Once the cider was boiling again, we added a pouch of liquid pectin for every 2 cups of the original volume of cider, stirred the pot, and let it boil for one more minute. There was a whitish foamy gel on the top, and I used a very small, very fine sieve to skim it off the top. We thought it might melt into the rest of the jelly as the jars processed. It didn’t melt, just rose to the top in the jars that got some of the gloopy stuff, so in retrospect I would’ve let my inner perfectionist have free reign and gotten every last bit of the foam off the top.
After that, it was a simple matter of filling the jars with the jelly and processing them as directed in the book. (I’m new to and wary of preserving enough to let you figure out how to do that elsewhere!) From 8 cups of cider, 14 cups of sugar, 11 cinnamon sticks and 4 pouches of pectin, we filled ten 12 oz. jars and one 8 oz. jar, plus a plastic 8 oz. jelly jar for our fridge. For every 2 cups of cider, you can expect to get around four 8 oz. jars plus about a quarter of a cup or so to spare.
We tasted the jelly again at this point. Our earlier worries had been completely misplaced. Over the duration of the cooking time, the fresh apple flavor and the cinnamon had blended beautifully, and the resulting jelly tasted exactly like hot apple cider on Christmas Day. We’ve since eaten our way through most of the jar we put straight into the fridge, putting it on English muffins, pancakes, graham crackers and, in a moment of desperation on Chris’ part, a spoon. I’d like to make another batch, but this time I want to put the entire pot away in the fridge and freezer for our own quick consumption.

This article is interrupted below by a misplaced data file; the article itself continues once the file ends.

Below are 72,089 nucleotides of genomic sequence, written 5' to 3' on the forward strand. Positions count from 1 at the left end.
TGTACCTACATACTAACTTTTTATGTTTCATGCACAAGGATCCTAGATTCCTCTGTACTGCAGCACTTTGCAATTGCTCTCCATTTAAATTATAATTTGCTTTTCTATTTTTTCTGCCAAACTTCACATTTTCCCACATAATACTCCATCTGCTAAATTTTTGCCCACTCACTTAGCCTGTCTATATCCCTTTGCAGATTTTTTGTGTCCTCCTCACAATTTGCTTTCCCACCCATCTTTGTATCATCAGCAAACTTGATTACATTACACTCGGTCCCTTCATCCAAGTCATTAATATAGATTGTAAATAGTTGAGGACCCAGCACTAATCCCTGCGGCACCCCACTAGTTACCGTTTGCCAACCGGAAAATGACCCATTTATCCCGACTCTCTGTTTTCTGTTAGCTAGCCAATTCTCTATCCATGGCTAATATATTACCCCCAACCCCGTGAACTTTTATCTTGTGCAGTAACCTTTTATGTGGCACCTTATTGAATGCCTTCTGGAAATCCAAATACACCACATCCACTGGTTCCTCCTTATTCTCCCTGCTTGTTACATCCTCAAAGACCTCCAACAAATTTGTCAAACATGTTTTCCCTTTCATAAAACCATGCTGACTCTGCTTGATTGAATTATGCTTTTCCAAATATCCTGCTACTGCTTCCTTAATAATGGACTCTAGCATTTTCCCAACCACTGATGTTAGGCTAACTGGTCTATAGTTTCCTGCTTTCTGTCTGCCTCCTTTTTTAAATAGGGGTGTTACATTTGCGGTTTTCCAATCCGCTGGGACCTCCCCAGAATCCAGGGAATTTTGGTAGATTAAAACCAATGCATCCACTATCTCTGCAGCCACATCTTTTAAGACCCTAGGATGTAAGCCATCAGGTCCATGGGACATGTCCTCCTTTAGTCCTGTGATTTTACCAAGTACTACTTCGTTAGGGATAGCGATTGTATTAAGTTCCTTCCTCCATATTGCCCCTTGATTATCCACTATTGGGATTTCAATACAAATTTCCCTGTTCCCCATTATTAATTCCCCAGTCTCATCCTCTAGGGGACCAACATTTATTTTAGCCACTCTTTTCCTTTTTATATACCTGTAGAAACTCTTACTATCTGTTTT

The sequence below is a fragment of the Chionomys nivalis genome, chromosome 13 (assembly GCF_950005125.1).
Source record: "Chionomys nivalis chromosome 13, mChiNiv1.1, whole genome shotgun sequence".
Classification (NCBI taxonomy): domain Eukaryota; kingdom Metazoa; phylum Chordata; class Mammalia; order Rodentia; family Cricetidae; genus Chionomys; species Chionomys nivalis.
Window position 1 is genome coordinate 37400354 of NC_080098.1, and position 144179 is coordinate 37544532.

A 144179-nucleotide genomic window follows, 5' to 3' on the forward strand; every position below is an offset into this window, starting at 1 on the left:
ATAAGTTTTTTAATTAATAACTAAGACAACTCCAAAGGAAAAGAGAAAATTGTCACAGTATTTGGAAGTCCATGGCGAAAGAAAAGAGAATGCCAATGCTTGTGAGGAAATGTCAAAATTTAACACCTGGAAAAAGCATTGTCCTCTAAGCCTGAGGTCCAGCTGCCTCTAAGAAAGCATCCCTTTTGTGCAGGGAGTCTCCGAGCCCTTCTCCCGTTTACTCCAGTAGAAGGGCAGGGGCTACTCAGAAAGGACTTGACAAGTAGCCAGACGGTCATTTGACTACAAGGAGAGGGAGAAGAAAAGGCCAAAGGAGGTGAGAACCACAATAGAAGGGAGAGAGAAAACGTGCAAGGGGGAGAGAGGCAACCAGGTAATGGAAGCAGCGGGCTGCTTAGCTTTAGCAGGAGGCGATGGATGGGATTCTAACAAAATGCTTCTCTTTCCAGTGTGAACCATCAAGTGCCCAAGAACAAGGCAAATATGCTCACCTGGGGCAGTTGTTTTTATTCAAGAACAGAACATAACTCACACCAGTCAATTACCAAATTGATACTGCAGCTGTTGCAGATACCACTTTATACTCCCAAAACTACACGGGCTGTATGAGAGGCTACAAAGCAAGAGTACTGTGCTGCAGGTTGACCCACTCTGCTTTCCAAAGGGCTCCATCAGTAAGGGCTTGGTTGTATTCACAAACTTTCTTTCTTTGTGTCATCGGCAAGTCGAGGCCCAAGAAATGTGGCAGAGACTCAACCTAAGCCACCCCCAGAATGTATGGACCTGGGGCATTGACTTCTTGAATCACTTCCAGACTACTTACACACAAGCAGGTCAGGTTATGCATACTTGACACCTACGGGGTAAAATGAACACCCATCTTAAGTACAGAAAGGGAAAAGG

All in all, it was a very easy recipe, so easy that I can remember it off the top of my head days later. The instructions in The Complete Book of Small Batch Preserving are clear, and there’s a very wide range of really delicious-sounding recipes to try, all in small batches so that you don’t need bulk produce, huge equipment and a zillion jars to try them out. My only complaint is that there isn’t much explanation of why you do what they tell you to do, which makes the book incomplete on its own as a way of learning to create your own jelly recipes. Perhaps too much of my foodie education came at the feet of Alton Brown, but I need to know the science and the rules behind what I’m doing in the kitchen to really make the process my own. I’m now eying The Joy of Jams, Jellies, and Other Sweet Preserves: 200 Classic and Contemporary Recipes Showcasing the Fabulous Flavors of Fresh Fruits as the next book I’d like to get on the subject, as well as the classic Ball Blue Canning Book, so that I can learn a bit more of the “why” behind the “how.” But I still really like this book for what it is, and it’s fun to look through it and imagine what all of the creative flavor combinations might be like.